For almost everyone who is a part of the online world coming up with fresh content consistently is a big challenge. Practically every guideline advises that content should be engaging, informative and relevant every single time. Consequently, content curation has taken off in a big way.
Simply put, content curation is the process of curating relevant and interesting content from various sources on the web and putting them together and publishing them on a personal site or blog. As a result of the popularity of the content curation process, a number of content marketing tools have been introduced. These tools are meant to help in the process of content marketing and SEO and facilitate the process of curation...
Natural gas industry buoyed by advancing technology Tribune-Review Technology brought gushing wells and newfound efficiency, helping drillers make the most of the gas-rich Marcellus shale formation and pushing Pennsylvania up the charts of the...
Google designed and modified the Penguin and Panda algorithms to make searches more effective for consumers, and in the end, the content of articles rose to supreme importance. The changes benefited consumers because rich content rose to the top of searches rather than hollow shells that offered no real information or answers. The algorithms made SEO more complex than keywords and backlinks, forcing marketers to provide rich content if they wanted to land on Google’s first page.
Content marketing arose in response, with the idea that solid information, knowledge, and answers provide the most benefit to searchers. Effective marketers found the way to use rich content to market their product.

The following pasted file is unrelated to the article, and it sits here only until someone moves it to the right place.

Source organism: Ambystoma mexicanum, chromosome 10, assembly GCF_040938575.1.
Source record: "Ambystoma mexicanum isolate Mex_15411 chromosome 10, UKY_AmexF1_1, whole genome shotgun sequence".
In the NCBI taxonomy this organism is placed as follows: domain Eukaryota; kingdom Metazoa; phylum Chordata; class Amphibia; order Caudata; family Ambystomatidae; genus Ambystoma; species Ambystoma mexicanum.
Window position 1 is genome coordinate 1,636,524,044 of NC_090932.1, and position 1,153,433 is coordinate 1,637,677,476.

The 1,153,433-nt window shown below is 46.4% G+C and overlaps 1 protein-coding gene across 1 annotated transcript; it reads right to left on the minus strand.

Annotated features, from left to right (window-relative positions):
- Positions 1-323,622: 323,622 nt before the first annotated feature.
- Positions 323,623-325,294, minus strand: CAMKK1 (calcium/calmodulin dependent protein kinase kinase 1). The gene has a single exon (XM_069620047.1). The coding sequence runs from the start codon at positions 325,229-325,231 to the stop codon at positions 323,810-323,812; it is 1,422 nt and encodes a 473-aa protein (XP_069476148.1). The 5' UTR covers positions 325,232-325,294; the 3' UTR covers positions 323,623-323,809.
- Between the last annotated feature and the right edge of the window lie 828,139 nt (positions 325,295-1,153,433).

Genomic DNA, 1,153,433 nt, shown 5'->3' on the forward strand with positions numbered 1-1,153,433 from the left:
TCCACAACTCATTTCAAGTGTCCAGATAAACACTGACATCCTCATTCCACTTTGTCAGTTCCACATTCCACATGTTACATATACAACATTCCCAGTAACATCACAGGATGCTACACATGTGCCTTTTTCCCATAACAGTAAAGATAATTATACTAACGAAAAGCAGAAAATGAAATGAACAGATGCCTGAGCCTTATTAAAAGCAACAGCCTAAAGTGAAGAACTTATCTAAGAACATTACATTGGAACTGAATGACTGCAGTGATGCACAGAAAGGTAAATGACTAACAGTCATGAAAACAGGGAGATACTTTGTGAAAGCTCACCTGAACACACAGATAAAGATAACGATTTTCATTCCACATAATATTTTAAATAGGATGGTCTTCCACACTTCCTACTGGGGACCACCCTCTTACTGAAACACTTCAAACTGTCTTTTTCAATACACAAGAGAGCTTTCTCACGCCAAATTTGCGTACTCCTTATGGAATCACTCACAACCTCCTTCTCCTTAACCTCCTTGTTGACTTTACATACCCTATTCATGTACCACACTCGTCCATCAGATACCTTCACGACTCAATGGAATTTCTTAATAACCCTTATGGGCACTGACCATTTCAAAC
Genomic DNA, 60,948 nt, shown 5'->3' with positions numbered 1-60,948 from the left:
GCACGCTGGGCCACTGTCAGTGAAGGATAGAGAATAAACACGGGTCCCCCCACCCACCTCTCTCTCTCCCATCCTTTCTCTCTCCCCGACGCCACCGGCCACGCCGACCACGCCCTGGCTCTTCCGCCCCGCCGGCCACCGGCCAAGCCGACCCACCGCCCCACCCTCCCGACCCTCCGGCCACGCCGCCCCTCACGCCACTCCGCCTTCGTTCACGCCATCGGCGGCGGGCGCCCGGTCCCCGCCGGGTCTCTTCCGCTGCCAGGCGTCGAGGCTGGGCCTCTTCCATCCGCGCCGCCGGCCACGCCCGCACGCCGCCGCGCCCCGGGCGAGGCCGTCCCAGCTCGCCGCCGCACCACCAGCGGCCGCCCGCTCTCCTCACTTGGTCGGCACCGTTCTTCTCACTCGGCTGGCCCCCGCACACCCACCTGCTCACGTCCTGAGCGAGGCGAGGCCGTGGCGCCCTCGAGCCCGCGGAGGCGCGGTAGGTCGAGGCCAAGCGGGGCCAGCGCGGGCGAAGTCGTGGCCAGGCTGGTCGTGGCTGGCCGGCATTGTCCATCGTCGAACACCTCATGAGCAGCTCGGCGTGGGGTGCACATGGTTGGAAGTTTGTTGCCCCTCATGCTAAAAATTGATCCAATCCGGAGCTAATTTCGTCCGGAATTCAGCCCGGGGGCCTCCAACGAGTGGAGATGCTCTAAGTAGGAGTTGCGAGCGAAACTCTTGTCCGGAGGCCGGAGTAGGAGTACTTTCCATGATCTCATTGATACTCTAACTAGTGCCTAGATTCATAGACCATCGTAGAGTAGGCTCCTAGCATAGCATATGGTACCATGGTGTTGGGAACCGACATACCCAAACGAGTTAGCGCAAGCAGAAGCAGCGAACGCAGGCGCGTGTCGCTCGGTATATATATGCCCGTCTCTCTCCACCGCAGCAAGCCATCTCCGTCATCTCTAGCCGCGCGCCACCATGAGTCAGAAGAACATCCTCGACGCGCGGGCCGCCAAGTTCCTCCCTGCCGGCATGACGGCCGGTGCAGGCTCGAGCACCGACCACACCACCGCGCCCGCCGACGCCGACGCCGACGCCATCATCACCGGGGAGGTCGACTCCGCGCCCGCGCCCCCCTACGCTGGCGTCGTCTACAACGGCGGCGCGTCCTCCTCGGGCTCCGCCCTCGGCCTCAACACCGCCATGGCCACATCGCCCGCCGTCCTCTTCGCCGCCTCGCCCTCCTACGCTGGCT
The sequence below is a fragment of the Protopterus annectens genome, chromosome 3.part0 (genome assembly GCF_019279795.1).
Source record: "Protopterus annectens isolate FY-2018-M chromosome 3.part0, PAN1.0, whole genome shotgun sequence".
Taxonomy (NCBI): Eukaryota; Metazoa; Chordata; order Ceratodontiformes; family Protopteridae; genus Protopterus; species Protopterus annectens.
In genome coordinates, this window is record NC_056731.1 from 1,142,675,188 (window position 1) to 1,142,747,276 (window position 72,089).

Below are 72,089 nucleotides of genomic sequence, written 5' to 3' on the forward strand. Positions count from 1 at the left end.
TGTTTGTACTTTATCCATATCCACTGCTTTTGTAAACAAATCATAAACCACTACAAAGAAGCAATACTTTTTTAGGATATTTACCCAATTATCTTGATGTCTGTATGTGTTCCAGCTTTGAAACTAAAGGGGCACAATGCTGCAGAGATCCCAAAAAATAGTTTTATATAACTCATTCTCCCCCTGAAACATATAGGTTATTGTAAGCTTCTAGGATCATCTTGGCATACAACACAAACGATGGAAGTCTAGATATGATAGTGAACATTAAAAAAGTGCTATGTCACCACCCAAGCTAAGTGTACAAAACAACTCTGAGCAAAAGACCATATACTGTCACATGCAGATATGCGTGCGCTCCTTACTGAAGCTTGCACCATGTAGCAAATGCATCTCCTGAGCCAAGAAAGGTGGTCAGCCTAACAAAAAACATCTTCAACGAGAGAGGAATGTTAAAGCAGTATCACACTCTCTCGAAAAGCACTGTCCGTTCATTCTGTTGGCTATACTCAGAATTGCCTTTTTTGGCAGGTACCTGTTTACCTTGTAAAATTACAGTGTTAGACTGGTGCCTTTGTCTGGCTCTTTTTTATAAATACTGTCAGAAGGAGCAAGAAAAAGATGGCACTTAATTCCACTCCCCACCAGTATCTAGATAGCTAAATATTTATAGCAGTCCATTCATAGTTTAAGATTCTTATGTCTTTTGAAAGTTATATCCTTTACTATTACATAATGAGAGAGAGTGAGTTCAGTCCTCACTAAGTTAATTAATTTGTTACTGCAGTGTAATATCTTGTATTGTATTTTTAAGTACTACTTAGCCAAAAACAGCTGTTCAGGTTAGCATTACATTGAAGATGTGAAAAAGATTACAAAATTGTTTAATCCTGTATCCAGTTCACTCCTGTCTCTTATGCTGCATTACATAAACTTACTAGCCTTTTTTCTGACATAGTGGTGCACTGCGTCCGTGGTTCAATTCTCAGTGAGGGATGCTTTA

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DataViva, a project developed in part by Media Lab professor Csar Hidalgo, aims to make a wide swath of government economic data usable with a series of visualization apps.
In the four years since the U.S. government created data.gov, the first national repository for open data, more than 400,000 datasets are available online from 175 agencies. Governments all over the world have taken steps to make data more transparent and available. But in practice, much of that data--accessible as spreadsheets through sites like data.gov--is incomprehensible to the average person.
DataViva offers web apps that turn those spreadsheets into something more comprehensible for the average user. The site, which officially launched last week, has lofty goals: to visualize data encompassing the entire Brazilian economy over the last decade, with more than 100 million interactive visualizations that can be created at the touch of a button in a series of apps. The future of open government isn't just dumping raw datasets onto a server: It's also about making those datasets digestible for a less data-savvy public.